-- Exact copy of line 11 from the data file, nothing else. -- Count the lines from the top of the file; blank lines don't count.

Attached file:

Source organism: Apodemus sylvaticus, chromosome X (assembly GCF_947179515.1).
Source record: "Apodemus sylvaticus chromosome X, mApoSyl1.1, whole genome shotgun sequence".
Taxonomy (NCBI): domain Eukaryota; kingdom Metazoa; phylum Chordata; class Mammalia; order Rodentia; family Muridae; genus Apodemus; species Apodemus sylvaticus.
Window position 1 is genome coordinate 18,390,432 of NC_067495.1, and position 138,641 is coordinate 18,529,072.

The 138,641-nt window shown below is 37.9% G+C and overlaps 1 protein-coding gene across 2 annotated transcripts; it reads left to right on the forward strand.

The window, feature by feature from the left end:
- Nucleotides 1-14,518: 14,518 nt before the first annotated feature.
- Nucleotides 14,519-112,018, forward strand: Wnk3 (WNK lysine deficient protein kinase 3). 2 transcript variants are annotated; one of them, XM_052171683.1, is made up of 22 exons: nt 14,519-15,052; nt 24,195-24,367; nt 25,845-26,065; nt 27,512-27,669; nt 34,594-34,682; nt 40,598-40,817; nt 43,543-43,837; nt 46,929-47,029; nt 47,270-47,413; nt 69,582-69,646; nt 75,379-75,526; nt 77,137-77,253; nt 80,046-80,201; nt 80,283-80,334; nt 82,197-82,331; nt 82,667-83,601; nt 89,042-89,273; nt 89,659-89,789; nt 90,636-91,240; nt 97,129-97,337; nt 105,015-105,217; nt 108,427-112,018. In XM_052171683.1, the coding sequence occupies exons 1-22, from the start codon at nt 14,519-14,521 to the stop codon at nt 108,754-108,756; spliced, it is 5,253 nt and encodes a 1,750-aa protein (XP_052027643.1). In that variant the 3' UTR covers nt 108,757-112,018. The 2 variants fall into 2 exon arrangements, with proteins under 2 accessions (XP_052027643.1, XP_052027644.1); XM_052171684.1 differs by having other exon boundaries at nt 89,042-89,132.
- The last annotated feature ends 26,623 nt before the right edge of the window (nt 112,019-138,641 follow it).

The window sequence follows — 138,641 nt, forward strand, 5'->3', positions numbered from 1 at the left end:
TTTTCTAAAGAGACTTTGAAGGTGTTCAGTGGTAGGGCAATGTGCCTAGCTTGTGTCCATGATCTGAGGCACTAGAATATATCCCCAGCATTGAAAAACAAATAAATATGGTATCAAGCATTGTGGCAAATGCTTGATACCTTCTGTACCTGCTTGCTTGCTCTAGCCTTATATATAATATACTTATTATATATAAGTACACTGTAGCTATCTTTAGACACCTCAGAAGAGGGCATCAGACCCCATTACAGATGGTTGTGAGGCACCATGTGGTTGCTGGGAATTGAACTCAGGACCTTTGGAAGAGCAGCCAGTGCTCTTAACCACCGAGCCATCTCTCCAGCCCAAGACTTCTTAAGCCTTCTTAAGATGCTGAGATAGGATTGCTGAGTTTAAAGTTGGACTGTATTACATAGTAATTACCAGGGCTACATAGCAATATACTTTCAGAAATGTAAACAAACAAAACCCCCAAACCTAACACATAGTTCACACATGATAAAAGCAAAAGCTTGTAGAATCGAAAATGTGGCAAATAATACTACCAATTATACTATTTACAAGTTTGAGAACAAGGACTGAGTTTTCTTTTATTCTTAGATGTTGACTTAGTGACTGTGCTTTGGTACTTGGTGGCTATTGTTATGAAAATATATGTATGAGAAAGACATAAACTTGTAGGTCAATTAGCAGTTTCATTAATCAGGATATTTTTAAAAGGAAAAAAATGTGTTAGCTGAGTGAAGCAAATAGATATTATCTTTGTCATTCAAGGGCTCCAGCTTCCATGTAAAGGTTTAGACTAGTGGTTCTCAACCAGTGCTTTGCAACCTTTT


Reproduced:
TTTTCTAAAGAGACTTTGAAGGTGTTCAGTGGTAGGGCAATGTGCCTAGCTTGTGTCCATGATCTGAGGCACTAGAATATATCCCCAGCATTGAAAAACAAATAAATATGGTATCAAGCATTGTGGCAAATGCTTGATACCTTCTGTACCTGCTTGCTTGCTCTAGCCTTATATATAATATACTTATTATATATAAGTACACTGTAGCTATCTTTAGACACCTCAGAAGAGGGCATCAGACCCCATTACAGATGGTTGTGAGGCACCATGTGGTTGCTGGGAATTGAACTCAGGACCTTTGGAAGAGCAGCCAGTGCTCTTAACCACCGAGCCATCTCTCCAGCCCAAGACTTCTTAAGCCTTCTTAAGATGCTGAGATAGGATTGCTGAGTTTAAAGTTGGACTGTATTACATAGTAATTACCAGGGCTACATAGCAATATACTTTCAGAAATGTAAACAAACAAAACCCCCAAACCTAACACATAGTTCACACATGATAAAAGCAAAAGCTTGTAGAATCGAAAATGTGGCAAATAATACTACCAATTATACTATTTACAAGTTTGAGAACAAGGACTGAGTTTTCTTTTATTCTTAGATGTTGACTTAGTGACTGTGCTTTGGTACTTGGTGGCTATTGTTATGAAAATATATGTATGAGAAAGACATAAACTTGTAGGTCAATTAGCAGTTTCATTAATCAGGATATTTTTAAAAGGAAAAAAATGTGTTAGCTGAGTGAAGCAAATAGATATTATCTTTGTCATTCAAGGGCTCCAGCTTCCATGTAAAGGTTTAGACTAGTGGTTCTCAACCAGTGCTTTGCAACCTTTT